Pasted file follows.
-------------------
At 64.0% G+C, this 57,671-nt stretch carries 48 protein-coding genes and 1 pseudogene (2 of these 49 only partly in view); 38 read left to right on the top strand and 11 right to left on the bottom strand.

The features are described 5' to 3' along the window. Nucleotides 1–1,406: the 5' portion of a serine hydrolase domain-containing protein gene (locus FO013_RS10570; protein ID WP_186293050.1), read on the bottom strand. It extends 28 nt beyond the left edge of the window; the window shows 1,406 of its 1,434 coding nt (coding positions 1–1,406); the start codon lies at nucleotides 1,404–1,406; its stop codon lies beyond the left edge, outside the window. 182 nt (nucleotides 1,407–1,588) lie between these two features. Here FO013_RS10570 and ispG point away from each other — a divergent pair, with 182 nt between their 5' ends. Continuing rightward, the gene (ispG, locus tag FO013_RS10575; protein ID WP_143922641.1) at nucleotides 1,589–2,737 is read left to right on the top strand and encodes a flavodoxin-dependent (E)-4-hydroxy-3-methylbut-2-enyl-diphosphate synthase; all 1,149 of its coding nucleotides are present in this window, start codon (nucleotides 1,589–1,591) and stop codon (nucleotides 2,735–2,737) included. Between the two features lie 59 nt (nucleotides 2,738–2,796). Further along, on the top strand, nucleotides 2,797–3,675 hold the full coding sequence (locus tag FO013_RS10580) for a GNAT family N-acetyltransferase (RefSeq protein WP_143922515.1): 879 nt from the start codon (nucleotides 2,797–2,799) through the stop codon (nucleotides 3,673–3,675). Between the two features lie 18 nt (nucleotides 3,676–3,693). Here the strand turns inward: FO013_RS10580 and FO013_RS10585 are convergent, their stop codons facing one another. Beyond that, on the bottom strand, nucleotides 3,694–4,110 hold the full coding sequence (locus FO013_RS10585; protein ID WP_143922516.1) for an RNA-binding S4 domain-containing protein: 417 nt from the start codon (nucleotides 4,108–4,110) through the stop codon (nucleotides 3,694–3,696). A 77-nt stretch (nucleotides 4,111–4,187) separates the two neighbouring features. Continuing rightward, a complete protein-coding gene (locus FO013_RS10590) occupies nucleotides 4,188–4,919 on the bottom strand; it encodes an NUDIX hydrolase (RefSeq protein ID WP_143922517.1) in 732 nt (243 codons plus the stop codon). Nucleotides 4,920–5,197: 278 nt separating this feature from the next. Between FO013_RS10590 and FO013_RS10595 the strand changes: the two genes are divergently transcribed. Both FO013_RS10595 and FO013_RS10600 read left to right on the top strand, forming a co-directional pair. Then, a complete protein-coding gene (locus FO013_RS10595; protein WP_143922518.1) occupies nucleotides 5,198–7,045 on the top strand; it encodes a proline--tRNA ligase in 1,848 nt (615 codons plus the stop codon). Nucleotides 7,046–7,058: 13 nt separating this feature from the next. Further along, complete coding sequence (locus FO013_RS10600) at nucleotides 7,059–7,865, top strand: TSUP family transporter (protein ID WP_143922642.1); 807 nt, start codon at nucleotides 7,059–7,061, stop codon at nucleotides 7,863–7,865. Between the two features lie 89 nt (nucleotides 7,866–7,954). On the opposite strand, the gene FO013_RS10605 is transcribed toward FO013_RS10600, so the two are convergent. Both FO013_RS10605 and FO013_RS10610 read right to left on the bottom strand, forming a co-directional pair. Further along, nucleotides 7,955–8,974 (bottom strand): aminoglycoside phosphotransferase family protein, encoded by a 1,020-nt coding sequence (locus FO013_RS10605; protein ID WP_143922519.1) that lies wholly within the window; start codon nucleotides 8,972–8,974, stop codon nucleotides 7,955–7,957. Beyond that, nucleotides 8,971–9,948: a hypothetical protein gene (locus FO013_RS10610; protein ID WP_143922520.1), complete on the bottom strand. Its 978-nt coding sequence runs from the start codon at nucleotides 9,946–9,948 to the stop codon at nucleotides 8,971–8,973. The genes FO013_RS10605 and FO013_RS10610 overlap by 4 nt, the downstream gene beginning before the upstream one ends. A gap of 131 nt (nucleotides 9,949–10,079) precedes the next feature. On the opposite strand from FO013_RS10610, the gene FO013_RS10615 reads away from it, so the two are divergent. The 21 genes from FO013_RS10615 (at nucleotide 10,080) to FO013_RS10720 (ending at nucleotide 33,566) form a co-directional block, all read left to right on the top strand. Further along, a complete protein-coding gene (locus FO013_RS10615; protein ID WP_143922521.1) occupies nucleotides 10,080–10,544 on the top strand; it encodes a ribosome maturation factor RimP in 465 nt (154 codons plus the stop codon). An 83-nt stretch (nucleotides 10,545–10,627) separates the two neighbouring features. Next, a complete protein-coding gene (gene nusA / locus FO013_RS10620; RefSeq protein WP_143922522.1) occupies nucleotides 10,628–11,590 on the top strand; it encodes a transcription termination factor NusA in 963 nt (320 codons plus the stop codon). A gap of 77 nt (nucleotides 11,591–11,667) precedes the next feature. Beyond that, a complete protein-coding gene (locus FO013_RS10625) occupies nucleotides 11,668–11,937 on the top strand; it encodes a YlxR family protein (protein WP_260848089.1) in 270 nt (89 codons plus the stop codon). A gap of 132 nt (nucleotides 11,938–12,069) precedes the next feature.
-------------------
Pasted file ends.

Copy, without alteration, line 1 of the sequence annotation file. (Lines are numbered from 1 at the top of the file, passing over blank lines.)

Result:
At 64.0% G+C, this 57,671-nt stretch carries 48 protein-coding genes and 1 pseudogene (2 of these 49 only partly in view); 38 read left to right on the top strand and 11 right to left on the bottom strand.